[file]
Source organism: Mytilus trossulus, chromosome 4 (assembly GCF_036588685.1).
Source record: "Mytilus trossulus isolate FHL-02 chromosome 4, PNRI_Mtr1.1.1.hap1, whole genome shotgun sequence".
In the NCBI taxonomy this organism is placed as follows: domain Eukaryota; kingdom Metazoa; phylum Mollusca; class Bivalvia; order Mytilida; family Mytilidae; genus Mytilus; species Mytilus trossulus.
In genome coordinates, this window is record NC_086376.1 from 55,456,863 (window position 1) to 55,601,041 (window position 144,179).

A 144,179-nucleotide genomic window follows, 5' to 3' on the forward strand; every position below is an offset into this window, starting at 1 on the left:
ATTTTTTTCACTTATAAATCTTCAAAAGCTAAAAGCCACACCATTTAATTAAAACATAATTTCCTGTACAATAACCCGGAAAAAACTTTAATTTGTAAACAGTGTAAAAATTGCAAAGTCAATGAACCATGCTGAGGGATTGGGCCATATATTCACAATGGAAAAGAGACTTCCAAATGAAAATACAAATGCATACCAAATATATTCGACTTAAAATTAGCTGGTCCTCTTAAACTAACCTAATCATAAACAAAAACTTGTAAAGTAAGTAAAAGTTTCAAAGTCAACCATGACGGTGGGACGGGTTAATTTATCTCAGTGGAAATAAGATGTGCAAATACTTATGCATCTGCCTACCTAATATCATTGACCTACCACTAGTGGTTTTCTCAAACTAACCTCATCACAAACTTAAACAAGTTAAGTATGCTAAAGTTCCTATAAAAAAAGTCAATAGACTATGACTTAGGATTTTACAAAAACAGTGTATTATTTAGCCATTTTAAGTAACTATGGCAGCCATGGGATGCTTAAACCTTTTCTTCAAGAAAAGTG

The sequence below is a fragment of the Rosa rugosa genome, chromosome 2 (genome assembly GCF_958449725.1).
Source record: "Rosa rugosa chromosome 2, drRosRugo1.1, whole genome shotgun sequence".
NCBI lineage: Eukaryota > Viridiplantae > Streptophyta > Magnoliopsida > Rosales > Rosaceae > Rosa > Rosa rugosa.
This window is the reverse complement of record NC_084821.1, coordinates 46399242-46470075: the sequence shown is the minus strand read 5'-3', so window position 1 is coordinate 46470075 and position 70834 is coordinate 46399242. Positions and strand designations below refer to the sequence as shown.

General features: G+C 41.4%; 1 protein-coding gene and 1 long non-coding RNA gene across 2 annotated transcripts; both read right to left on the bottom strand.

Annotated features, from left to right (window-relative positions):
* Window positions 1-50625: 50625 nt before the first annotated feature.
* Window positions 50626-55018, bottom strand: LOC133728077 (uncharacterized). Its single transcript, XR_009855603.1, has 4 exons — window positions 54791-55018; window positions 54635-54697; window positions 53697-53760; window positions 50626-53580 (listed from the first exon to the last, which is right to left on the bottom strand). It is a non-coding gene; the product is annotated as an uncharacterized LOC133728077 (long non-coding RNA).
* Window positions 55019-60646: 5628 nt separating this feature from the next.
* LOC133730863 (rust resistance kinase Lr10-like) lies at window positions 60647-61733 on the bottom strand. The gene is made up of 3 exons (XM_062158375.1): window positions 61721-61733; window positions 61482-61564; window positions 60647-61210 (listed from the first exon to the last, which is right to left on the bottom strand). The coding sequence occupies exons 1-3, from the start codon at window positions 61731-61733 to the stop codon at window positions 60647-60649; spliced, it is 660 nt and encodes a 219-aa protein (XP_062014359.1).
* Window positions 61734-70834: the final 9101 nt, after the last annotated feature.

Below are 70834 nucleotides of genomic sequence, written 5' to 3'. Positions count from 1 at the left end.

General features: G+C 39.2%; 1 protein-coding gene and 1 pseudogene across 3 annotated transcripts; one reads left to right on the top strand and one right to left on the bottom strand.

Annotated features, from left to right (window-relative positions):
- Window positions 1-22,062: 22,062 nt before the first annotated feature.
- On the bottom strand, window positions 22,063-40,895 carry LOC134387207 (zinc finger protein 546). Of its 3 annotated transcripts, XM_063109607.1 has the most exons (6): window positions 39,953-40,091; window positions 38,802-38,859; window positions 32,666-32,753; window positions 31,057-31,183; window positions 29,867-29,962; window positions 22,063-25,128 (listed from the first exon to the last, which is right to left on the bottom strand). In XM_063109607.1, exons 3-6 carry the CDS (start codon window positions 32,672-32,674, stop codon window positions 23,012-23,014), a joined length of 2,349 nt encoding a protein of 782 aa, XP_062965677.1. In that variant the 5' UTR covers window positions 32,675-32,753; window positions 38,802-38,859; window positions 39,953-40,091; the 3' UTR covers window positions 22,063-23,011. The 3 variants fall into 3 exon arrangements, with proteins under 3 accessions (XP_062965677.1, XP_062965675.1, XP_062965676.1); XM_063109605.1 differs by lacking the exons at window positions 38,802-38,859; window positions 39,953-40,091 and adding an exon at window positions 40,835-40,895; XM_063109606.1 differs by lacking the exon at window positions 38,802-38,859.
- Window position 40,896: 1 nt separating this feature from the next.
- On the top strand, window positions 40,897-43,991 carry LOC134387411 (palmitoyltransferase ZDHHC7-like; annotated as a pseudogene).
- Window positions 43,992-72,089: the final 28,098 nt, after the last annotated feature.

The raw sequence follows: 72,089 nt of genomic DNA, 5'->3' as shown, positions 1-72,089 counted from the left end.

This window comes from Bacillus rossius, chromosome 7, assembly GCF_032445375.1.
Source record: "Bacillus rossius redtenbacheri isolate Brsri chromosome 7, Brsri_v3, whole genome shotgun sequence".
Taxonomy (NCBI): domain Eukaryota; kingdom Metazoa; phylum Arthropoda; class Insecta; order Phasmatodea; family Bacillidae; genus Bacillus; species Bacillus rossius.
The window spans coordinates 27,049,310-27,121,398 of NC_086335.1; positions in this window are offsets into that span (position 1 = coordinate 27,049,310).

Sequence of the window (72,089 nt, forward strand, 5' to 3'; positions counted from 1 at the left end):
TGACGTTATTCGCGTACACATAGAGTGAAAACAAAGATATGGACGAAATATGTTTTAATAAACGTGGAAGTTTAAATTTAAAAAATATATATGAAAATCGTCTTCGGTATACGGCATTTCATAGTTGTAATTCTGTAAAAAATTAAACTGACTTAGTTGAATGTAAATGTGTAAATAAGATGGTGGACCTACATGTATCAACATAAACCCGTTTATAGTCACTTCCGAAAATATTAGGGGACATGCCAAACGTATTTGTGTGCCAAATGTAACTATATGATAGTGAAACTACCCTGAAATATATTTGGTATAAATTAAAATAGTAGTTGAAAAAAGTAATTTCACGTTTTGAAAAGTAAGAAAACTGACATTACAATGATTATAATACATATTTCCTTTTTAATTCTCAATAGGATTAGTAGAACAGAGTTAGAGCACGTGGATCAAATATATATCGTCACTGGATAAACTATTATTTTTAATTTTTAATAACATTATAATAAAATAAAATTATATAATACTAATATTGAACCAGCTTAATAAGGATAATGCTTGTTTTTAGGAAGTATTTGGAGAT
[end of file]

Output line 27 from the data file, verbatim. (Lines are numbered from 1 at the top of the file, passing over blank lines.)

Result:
This window comes from Bacillus rossius, chromosome 7, assembly GCF_032445375.1.